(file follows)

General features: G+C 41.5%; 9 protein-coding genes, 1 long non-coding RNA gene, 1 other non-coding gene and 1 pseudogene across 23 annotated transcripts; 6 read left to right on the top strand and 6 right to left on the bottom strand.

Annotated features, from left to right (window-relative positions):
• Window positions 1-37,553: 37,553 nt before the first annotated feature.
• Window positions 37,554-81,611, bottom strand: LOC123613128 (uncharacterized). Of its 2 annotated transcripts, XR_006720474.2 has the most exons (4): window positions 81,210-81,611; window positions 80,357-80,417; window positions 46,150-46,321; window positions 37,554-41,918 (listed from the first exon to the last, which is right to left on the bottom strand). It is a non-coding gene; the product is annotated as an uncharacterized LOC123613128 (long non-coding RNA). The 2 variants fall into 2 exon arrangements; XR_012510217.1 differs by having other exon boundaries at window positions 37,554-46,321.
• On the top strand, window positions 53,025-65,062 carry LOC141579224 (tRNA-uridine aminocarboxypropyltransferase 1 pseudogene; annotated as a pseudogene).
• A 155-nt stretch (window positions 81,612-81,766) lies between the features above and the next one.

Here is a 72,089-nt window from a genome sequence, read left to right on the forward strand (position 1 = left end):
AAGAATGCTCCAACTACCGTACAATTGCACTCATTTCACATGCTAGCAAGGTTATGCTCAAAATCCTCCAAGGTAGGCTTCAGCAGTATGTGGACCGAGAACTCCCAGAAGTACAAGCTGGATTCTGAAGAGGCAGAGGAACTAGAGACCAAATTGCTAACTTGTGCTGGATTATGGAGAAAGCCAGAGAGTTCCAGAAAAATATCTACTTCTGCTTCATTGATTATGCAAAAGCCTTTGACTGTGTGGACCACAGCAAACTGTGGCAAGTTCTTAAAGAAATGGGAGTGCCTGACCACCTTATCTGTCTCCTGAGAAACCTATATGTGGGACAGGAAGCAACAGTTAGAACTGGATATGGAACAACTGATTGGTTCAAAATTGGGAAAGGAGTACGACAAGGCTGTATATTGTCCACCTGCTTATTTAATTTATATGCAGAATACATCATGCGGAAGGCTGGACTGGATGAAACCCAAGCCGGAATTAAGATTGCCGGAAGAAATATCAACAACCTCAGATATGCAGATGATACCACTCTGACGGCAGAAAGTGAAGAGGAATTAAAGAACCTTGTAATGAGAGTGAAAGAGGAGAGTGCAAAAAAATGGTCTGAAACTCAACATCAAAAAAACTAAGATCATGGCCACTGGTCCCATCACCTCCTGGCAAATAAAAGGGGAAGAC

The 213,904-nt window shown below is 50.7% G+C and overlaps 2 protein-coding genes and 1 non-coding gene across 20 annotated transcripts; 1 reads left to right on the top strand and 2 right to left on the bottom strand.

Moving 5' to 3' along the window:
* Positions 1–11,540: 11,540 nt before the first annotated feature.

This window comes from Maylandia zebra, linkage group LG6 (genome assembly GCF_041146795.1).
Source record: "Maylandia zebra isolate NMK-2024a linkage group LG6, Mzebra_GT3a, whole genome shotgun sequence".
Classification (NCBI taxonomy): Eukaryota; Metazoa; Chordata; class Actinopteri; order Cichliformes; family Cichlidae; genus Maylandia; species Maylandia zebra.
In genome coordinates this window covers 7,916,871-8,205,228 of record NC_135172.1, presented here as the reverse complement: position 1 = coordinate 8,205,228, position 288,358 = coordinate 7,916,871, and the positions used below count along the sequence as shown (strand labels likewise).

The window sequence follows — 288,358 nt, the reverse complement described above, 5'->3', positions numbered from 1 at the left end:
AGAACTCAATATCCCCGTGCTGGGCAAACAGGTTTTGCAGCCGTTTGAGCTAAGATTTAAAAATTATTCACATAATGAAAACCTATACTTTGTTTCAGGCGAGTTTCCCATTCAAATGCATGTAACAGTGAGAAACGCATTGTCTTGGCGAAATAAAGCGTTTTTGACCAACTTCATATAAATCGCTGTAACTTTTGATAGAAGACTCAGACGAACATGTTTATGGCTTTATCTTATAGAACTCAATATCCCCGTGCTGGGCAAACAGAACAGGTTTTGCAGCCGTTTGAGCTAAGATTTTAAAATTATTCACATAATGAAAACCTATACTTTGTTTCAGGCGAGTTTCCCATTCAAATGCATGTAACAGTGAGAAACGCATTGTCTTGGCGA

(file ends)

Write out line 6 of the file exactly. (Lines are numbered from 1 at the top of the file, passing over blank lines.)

• A 155-nt stretch (window positions 81,612-81,766) lies between the features above and the next one.